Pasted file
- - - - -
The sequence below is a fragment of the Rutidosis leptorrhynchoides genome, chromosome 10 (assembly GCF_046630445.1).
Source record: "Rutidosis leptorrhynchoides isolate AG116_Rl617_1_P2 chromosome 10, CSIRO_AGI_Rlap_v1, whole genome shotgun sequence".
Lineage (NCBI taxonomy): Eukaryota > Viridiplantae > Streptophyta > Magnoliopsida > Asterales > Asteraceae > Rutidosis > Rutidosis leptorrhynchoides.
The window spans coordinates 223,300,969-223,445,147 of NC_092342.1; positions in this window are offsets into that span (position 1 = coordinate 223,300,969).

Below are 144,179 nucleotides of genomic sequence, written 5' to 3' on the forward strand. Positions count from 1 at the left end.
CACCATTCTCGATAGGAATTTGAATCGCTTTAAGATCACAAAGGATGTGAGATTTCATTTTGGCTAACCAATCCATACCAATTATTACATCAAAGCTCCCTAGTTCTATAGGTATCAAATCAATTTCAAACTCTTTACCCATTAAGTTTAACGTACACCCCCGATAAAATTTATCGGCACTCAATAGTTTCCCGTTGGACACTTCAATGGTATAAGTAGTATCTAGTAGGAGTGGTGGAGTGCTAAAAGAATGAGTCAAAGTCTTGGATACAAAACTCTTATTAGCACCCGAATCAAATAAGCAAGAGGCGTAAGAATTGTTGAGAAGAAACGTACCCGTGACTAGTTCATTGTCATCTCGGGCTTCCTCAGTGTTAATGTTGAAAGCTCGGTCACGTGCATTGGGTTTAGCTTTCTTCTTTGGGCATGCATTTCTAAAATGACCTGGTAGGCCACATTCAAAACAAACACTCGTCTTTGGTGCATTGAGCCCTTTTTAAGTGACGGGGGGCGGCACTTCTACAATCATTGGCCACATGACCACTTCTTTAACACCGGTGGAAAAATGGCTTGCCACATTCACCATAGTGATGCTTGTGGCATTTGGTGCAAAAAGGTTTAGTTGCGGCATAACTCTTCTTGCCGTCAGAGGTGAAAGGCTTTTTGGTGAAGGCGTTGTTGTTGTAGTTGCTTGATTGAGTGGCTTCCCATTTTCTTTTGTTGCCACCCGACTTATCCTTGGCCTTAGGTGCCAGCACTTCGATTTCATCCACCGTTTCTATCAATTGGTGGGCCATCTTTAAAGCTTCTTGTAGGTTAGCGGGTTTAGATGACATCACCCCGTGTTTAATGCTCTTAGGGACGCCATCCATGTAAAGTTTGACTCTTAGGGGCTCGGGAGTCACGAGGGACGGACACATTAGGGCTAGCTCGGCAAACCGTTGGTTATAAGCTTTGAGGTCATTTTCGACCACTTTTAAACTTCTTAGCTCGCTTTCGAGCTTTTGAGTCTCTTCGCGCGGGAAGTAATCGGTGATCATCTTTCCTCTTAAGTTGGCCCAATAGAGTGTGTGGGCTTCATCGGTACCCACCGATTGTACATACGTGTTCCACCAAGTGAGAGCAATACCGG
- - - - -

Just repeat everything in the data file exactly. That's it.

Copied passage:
The sequence below is a fragment of the Rutidosis leptorrhynchoides genome, chromosome 10 (assembly GCF_046630445.1).
Source record: "Rutidosis leptorrhynchoides isolate AG116_Rl617_1_P2 chromosome 10, CSIRO_AGI_Rlap_v1, whole genome shotgun sequence".
Lineage (NCBI taxonomy): Eukaryota > Viridiplantae > Streptophyta > Magnoliopsida > Asterales > Asteraceae > Rutidosis > Rutidosis leptorrhynchoides.
The window spans coordinates 223,300,969-223,445,147 of NC_092342.1; positions in this window are offsets into that span (position 1 = coordinate 223,300,969).

Below are 144,179 nucleotides of genomic sequence, written 5' to 3' on the forward strand. Positions count from 1 at the left end.
CACCATTCTCGATAGGAATTTGAATCGCTTTAAGATCACAAAGGATGTGAGATTTCATTTTGGCTAACCAATCCATACCAATTATTACATCAAAGCTCCCTAGTTCTATAGGTATCAAATCAATTTCAAACTCTTTACCCATTAAGTTTAACGTACACCCCCGATAAAATTTATCGGCACTCAATAGTTTCCCGTTGGACACTTCAATGGTATAAGTAGTATCTAGTAGGAGTGGTGGAGTGCTAAAAGAATGAGTCAAAGTCTTGGATACAAAACTCTTATTAGCACCCGAATCAAATAAGCAAGAGGCGTAAGAATTGTTGAGAAGAAACGTACCCGTGACTAGTTCATTGTCATCTCGGGCTTCCTCAGTGTTAATGTTGAAAGCTCGGTCACGTGCATTGGGTTTAGCTTTCTTCTTTGGGCATGCATTTCTAAAATGACCTGGTAGGCCACATTCAAAACAAACACTCGTCTTTGGTGCATTGAGCCCTTTTTAAGTGACGGGGGGCGGCACTTCTACAATCATTGGCCACATGACCACTTCTTTAACACCGGTGGAAAAATGGCTTGCCACATTCACCATAGTGATGCTTGTGGCATTTGGTGCAAAAAGGTTTAGTTGCGGCATAACTCTTCTTGCCGTCAGAGGTGAAAGGCTTTTTGGTGAAGGCGTTGTTGTTGTAGTTGCTTGATTGAGTGGCTTCCCATTTTCTTTTGTTGCCACCCGACTTATCCTTGGCCTTAGGTGCCAGCACTTCGATTTCATCCACCGTTTCTATCAATTGGTGGGCCATCTTTAAAGCTTCTTGTAGGTTAGCGGGTTTAGATGACATCACCCCGTGTTTAATGCTCTTAGGGACGCCATCCATGTAAAGTTTGACTCTTAGGGGCTCGGGAGTCACGAGGGACGGACACATTAGGGCTAGCTCGGCAAACCGTTGGTTATAAGCTTTGAGGTCATTTTCGACCACTTTTAAACTTCTTAGCTCGCTTTCGAGCTTTTGAGTCTCTTCGCGCGGGAAGTAATCGGTGATCATCTTTCCTCTTAAGTTGGCCCAATAGAGTGTGTGGGCTTCATCGGTACCCACCGATTGTACATACGTGTTCCACCAAGTGAGAGCAATACCGG